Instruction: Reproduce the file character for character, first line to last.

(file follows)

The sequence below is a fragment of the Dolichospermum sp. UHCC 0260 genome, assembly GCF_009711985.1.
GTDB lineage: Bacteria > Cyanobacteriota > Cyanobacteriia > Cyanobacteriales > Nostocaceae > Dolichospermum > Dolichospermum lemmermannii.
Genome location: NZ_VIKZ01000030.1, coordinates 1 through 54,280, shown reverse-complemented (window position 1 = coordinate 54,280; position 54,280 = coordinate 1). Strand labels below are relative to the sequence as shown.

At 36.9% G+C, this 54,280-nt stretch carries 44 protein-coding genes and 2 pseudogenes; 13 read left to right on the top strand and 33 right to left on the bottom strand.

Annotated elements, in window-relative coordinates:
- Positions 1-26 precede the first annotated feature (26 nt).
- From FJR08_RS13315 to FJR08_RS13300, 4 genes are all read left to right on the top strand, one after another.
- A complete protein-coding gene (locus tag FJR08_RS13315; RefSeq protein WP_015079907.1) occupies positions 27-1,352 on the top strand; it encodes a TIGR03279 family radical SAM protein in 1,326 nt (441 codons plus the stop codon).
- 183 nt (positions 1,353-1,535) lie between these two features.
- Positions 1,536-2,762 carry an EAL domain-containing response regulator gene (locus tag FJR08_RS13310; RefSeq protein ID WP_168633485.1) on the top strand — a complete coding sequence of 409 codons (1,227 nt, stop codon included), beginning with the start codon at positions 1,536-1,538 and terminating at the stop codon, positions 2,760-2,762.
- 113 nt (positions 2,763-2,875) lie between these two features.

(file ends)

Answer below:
The sequence below is a fragment of the Dolichospermum sp. UHCC 0260 genome, assembly GCF_009711985.1.
GTDB lineage: Bacteria > Cyanobacteriota > Cyanobacteriia > Cyanobacteriales > Nostocaceae > Dolichospermum > Dolichospermum lemmermannii.
Genome location: NZ_VIKZ01000030.1, coordinates 1 through 54,280, shown reverse-complemented (window position 1 = coordinate 54,280; position 54,280 = coordinate 1). Strand labels below are relative to the sequence as shown.

At 36.9% G+C, this 54,280-nt stretch carries 44 protein-coding genes and 2 pseudogenes; 13 read left to right on the top strand and 33 right to left on the bottom strand.

Annotated elements, in window-relative coordinates:
- Positions 1-26 precede the first annotated feature (26 nt).
- From FJR08_RS13315 to FJR08_RS13300, 4 genes are all read left to right on the top strand, one after another.
- A complete protein-coding gene (locus tag FJR08_RS13315; RefSeq protein WP_015079907.1) occupies positions 27-1,352 on the top strand; it encodes a TIGR03279 family radical SAM protein in 1,326 nt (441 codons plus the stop codon).
- 183 nt (positions 1,353-1,535) lie between these two features.
- Positions 1,536-2,762 carry an EAL domain-containing response regulator gene (locus tag FJR08_RS13310; RefSeq protein ID WP_168633485.1) on the top strand — a complete coding sequence of 409 codons (1,227 nt, stop codon included), beginning with the start codon at positions 1,536-1,538 and terminating at the stop codon, positions 2,760-2,762.
- 113 nt (positions 2,763-2,875) lie between these two features.